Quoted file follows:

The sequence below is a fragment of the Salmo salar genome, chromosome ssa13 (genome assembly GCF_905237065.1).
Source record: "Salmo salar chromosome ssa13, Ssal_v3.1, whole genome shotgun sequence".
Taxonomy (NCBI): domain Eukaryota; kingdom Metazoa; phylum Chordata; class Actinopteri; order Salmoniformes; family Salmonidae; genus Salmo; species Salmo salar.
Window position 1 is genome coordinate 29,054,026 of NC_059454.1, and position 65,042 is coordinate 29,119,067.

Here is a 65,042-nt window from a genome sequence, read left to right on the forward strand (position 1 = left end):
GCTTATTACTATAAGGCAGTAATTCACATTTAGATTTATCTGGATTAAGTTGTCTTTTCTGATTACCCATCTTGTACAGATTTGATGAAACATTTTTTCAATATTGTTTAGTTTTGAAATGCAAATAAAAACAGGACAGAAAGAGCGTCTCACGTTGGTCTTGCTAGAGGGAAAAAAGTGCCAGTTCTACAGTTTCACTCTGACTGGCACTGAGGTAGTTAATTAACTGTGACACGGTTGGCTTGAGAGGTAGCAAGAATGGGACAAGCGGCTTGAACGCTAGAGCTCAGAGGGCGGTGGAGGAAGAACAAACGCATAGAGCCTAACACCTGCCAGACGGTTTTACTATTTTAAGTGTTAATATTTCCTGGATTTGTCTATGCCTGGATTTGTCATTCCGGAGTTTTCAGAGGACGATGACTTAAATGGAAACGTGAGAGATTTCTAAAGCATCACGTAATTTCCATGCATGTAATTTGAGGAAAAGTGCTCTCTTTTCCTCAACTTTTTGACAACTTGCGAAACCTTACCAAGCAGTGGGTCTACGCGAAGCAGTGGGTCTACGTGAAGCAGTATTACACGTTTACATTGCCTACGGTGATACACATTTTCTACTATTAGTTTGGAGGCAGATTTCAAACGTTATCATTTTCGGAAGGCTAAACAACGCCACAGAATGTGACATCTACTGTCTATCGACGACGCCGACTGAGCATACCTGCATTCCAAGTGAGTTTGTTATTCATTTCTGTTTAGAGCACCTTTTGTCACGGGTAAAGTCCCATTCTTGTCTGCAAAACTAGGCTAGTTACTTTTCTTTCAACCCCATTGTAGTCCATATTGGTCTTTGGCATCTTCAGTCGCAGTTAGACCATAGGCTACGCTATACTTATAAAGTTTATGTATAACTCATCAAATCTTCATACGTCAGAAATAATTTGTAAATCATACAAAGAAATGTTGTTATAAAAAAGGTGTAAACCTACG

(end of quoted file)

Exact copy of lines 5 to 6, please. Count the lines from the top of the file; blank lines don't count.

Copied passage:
Here is a 65,042-nt window from a genome sequence, read left to right on the forward strand (position 1 = left end):
GCTTATTACTATAAGGCAGTAATTCACATTTAGATTTATCTGGATTAAGTTGTCTTTTCTGATTACCCATCTTGTACAGATTTGATGAAACATTTTTTCAATATTGTTTAGTTTTGAAATGCAAATAAAAACAGGACAGAAAGAGCGTCTCACGTTGGTCTTGCTAGAGGGAAAAAAGTGCCAGTTCTACAGTTTCACTCTGACTGGCACTGAGGTAGTTAATTAACTGTGACACGGTTGGCTTGAGAGGTAGCAAGAATGGGACAAGCGGCTTGAACGCTAGAGCTCAGAGGGCGGTGGAGGAAGAACAAACGCATAGAGCCTAACACCTGCCAGACGGTTTTACTATTTTAAGTGTTAATATTTCCTGGATTTGTCTATGCCTGGATTTGTCATTCCGGAGTTTTCAGAGGACGATGACTTAAATGGAAACGTGAGAGATTTCTAAAGCATCACGTAATTTCCATGCATGTAATTTGAGGAAAAGTGCTCTCTTTTCCTCAACTTTTTGACAACTTGCGAAACCTTACCAAGCAGTGGGTCTACGCGAAGCAGTGGGTCTACGTGAAGCAGTATTACACGTTTACATTGCCTACGGTGATACACATTTTCTACTATTAGTTTGGAGGCAGATTTCAAACGTTATCATTTTCGGAAGGCTAAACAACGCCACAGAATGTGACATCTACTGTCTATCGACGACGCCGACTGAGCATACCTGCATTCCAAGTGAGTTTGTTATTCATTTCTGTTTAGAGCACCTTTTGTCACGGGTAAAGTCCCATTCTTGTCTGCAAAACTAGGCTAGTTACTTTTCTTTCAACCCCATTGTAGTCCATATTGGTCTTTGGCATCTTCAGTCGCAGTTAGACCATAGGCTACGCTATACTTATAAAGTTTATGTATAACTCATCAAATCTTCATACGTCAGAAATAATTTGTAAATCATACAAAGAAATGTTGTTATAAAAAAGGTGTAAACCTACG